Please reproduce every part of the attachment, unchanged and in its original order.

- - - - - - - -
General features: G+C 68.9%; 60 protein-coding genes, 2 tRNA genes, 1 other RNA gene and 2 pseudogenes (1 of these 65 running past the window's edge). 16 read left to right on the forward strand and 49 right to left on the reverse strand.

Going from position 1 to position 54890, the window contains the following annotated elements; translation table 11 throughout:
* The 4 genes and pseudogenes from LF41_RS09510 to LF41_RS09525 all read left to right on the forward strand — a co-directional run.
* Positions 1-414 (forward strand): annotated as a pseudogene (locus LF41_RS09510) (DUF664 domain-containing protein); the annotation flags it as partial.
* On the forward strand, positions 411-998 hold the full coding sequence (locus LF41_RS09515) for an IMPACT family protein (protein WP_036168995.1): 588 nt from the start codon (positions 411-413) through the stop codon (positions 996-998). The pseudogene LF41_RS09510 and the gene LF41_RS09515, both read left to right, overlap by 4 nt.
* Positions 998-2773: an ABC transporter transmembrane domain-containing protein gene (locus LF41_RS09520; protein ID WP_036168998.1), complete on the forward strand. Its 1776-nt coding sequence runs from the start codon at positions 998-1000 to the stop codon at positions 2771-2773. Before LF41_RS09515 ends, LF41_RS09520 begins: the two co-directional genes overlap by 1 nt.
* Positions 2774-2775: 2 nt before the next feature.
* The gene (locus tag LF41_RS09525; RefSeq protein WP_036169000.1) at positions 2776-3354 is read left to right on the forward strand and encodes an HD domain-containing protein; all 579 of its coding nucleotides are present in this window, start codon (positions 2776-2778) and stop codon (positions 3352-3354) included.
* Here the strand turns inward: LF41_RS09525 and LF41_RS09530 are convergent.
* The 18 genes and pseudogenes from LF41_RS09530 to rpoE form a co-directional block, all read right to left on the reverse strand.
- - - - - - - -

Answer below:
General features: G+C 68.9%; 60 protein-coding genes, 2 tRNA genes, 1 other RNA gene and 2 pseudogenes (1 of these 65 running past the window's edge). 16 read left to right on the forward strand and 49 right to left on the reverse strand.

Going from position 1 to position 54890, the window contains the following annotated elements; translation table 11 throughout:
* The 4 genes and pseudogenes from LF41_RS09510 to LF41_RS09525 all read left to right on the forward strand — a co-directional run.
* Positions 1-414 (forward strand): annotated as a pseudogene (locus LF41_RS09510) (DUF664 domain-containing protein); the annotation flags it as partial.
* On the forward strand, positions 411-998 hold the full coding sequence (locus LF41_RS09515) for an IMPACT family protein (protein WP_036168995.1): 588 nt from the start codon (positions 411-413) through the stop codon (positions 996-998). The pseudogene LF41_RS09510 and the gene LF41_RS09515, both read left to right, overlap by 4 nt.
* Positions 998-2773: an ABC transporter transmembrane domain-containing protein gene (locus LF41_RS09520; protein ID WP_036168998.1), complete on the forward strand. Its 1776-nt coding sequence runs from the start codon at positions 998-1000 to the stop codon at positions 2771-2773. Before LF41_RS09515 ends, LF41_RS09520 begins: the two co-directional genes overlap by 1 nt.
* Positions 2774-2775: 2 nt before the next feature.
* The gene (locus tag LF41_RS09525; RefSeq protein WP_036169000.1) at positions 2776-3354 is read left to right on the forward strand and encodes an HD domain-containing protein; all 579 of its coding nucleotides are present in this window, start codon (positions 2776-2778) and stop codon (positions 3352-3354) included.
* Here the strand turns inward: LF41_RS09525 and LF41_RS09530 are convergent.
* The 18 genes and pseudogenes from LF41_RS09530 to rpoE form a co-directional block, all read right to left on the reverse strand.